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Can a repeated sprint ability test help clear a previously injured soccer player for fully functional return to activity? a pilot study. / Padulo, Johnny; Attene, Giuseppe; Ardigò, Luca P.; Bragazzi, Nicola L.; Maffulli, Nicola; Zagatto, Alessandro M.; Dello Iacono, Antonio.

In: Clinical Journal of Sport Medicine, Vol. 27, No. 4, 31.07.2017, p. 361-368.

Research output: Contribution to journalArticle

TY - JOUR

T1 - Can a repeated sprint ability test help clear a previously injured soccer player for fully functional return to activity?

T2 - a pilot study

AU - Padulo, Johnny

AU - Attene, Giuseppe

AU - Ardigò, Luca P.

AU - Bragazzi, Nicola L.

AU - Maffulli, Nicola

AU - Zagatto, Alessandro M.

AU - Dello Iacono, Antonio

PY - 2017/7/31

Y1 - 2017/7/31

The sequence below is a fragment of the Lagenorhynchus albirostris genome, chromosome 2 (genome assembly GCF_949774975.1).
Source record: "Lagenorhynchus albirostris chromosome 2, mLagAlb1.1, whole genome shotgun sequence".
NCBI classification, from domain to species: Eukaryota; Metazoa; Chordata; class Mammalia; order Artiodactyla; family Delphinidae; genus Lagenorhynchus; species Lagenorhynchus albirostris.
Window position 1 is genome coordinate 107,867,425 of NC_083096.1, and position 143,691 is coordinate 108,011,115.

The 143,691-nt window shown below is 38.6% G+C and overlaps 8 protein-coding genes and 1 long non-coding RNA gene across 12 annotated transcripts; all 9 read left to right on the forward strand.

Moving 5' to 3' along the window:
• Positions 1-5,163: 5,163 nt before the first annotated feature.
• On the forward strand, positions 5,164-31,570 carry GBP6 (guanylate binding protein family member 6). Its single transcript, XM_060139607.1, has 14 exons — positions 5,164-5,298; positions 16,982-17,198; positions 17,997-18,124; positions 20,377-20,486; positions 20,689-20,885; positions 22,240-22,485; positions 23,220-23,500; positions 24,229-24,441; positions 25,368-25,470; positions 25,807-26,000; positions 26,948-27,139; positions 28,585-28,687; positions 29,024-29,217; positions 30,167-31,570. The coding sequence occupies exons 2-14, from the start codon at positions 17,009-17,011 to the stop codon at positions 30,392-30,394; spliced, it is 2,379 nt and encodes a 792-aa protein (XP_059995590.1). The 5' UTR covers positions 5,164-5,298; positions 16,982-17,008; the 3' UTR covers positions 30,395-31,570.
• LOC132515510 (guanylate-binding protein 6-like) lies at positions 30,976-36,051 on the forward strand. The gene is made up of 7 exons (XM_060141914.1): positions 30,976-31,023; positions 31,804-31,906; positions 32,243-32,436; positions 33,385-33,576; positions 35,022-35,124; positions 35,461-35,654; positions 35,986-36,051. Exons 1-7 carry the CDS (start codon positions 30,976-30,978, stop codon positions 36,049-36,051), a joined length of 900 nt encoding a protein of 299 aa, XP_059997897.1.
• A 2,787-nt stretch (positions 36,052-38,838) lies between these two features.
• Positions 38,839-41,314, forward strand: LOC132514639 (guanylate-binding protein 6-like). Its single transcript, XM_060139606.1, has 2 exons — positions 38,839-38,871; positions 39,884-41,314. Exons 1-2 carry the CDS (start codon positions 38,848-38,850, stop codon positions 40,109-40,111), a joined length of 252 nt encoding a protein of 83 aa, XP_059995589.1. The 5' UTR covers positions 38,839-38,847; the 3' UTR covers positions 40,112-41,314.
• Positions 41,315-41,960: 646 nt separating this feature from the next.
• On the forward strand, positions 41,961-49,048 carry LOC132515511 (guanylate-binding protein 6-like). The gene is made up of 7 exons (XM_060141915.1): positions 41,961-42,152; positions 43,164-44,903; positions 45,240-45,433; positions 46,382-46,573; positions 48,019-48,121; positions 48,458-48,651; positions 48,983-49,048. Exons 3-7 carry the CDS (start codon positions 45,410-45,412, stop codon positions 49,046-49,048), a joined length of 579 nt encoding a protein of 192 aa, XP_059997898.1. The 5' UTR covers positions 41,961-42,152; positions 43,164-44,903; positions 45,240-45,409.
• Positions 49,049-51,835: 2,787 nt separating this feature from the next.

N2 - ObjectiveTo investigate the effects of fatigue induced by a repeated sprint ability (RSA) test on the neuromuscular responses of soccer players with a recent history of lower limb injuries (CH) and a matched control group in good fitness condition .DesignThis was a case-control study.ParticipantsNine CH and 9 GH.Independent VariableAllocation to CH or GH.Main Outcome MeasuresEach player was assessed for blood lactate concentration and jumping performance [squat jump (SJ) and countermovement jump (CMJ)] before/after RSA. Post-RSA rate of perceived exertion (RPE) was obtained. Receiver operating characteristic analysis was performed to calculate RSA sensitivity and specificity in distinguishing between CH and GH. Intraclass correlation coefficient was used to assess reliability.ResultsNo baseline differences were found for any variable. ΔSJ before/after RSA was -14 ± 2% and -5 ± 2% in CH and GH, respectively (P < 0.05). ΔCMJ before/after RSA was -15 ± 2% and -7 ± 2% in CH and GH, respectively (P < 0.05). ΔSJ-based and ΔCMJ-based (before/after RSA) area under curve (AUC) resulted in 0.90 ± 0.07 and 0.86 ± 0.09, respectively, with both AUCs differentiating between CH and GH with 77.78% sensitivity and 88.89% specificity. Pooled AUC resulted in 0.88 ± 0.06. Intraclass correlation coefficient was high (0.85/0.97).ConclusionsRepeated sprint ability is a simple, low-cost field test potentially able to assist in clinical decision making for return to sport.